ANALYSIS OF THE IMPACT OF VEGETATION DISTRIBUTION, URBANIZATION, AND SOLAR RADIATION ON THE SEASONAL VARIATION OF THE URBAN HEAT ISLAND EFFECT IN CEBU CITY USING LANDSAT AND GLOBAL HORIZONTAL IRRADIANCE DATA
Keywords: land surface temperature, remote sensing, normalized difference vegetation index, normalized difference built-up index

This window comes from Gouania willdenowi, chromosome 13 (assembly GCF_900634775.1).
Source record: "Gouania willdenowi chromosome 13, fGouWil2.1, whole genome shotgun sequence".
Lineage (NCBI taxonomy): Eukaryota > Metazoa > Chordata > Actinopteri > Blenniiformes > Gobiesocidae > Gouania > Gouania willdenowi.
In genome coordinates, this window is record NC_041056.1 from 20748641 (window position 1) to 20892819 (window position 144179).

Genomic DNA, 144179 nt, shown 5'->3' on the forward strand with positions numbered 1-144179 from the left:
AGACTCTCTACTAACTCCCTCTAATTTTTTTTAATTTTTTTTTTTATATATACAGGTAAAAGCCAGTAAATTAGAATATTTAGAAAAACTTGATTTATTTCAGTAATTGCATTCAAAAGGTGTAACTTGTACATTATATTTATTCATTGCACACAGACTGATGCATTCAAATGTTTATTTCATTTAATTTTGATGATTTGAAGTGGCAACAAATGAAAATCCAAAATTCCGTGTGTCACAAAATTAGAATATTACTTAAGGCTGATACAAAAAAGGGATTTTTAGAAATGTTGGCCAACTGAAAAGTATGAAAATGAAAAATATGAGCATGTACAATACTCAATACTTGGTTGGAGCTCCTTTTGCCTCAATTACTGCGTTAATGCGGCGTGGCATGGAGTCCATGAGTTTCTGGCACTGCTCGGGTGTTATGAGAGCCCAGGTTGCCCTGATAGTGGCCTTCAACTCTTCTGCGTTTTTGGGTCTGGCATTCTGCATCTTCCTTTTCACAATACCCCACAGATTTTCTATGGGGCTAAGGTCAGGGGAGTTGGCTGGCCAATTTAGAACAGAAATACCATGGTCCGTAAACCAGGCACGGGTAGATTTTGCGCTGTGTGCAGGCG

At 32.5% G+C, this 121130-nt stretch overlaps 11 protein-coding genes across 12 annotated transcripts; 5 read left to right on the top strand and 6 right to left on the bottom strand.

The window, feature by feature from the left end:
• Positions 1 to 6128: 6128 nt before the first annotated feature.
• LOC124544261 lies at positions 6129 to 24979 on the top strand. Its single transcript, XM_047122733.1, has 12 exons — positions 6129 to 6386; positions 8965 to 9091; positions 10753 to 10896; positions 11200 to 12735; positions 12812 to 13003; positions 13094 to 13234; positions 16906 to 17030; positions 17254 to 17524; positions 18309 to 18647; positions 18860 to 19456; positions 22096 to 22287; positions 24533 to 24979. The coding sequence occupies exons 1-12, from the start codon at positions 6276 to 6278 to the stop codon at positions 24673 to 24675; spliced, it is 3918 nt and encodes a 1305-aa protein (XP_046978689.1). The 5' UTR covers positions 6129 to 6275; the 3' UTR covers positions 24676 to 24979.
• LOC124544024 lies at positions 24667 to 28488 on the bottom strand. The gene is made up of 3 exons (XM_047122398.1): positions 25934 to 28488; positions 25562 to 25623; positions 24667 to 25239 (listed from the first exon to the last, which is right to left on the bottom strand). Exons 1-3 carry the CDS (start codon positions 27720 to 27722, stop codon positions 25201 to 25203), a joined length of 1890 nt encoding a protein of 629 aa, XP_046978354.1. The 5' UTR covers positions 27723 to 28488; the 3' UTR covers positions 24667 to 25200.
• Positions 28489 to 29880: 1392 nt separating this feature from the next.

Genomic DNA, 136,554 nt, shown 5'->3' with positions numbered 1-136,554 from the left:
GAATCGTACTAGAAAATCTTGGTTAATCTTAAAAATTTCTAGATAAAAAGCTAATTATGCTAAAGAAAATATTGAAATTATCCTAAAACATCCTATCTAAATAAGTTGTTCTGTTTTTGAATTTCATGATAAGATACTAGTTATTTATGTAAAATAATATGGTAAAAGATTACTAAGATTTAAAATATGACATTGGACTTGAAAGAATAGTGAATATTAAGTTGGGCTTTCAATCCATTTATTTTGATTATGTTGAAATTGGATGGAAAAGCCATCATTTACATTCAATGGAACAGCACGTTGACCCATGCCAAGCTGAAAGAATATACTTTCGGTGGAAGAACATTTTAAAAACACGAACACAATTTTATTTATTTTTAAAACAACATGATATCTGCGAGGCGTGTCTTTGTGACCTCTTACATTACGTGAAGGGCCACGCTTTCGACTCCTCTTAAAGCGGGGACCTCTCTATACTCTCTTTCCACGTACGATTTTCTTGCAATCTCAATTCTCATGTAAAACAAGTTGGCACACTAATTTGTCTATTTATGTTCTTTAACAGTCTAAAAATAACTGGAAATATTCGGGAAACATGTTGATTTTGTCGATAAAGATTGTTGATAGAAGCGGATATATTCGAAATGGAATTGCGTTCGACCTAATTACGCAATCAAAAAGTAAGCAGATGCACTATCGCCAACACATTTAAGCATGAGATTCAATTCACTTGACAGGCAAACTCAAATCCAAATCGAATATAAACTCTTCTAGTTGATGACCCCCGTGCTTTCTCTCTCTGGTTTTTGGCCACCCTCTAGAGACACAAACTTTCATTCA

Abstract. The Urban Heat Island (UHI) phenomenon is a manifestation of the abnormal amount of heat generated in urban areas and anthropogenic land surface modifications. While urbanization can improve material comfort and be a boon to the economy, the accompanying problems associated with urbanization like the UHI effect has implications on health, demand for water and energy, and impacts the microclimate. Land surface temperature (LST), the Normalized Difference Vegetation Index (NDVI), and the Normalized Difference Built-up Index (NDBI) were calculated from historical remotely-sensed Landsat data from 2013 to present. The global horizontal irradiance (GHI) was computed from the lidar-derived elevation model of Cebu City using the Geographical Resources Analysis Support System (GRASS). It is shown that annual variation in average temperatures in Cebu is generally less than 5 °C. Mean UHI temperatures in Cebu City do not show a clear trend over time, but categorizing data by season, namely the rainy season (June–November), the cool dry season (December–February), and the hot dry season (March–May), permits the emergence of a pattern. Surface temperatures for the cool dry season and hot dry season show a linearly increasing trend with R2 values of 0.916 and 0.514, respectively. This study further investigates the temporal change in the degree and extent of the UHI in Cebu City by analyzing LST maps. Regression analysis is done to determine how LST is affected by the distribution of vegetation (NDVI) and built-up (NDBI), and the seasonal variation in solar radiation through the GHI.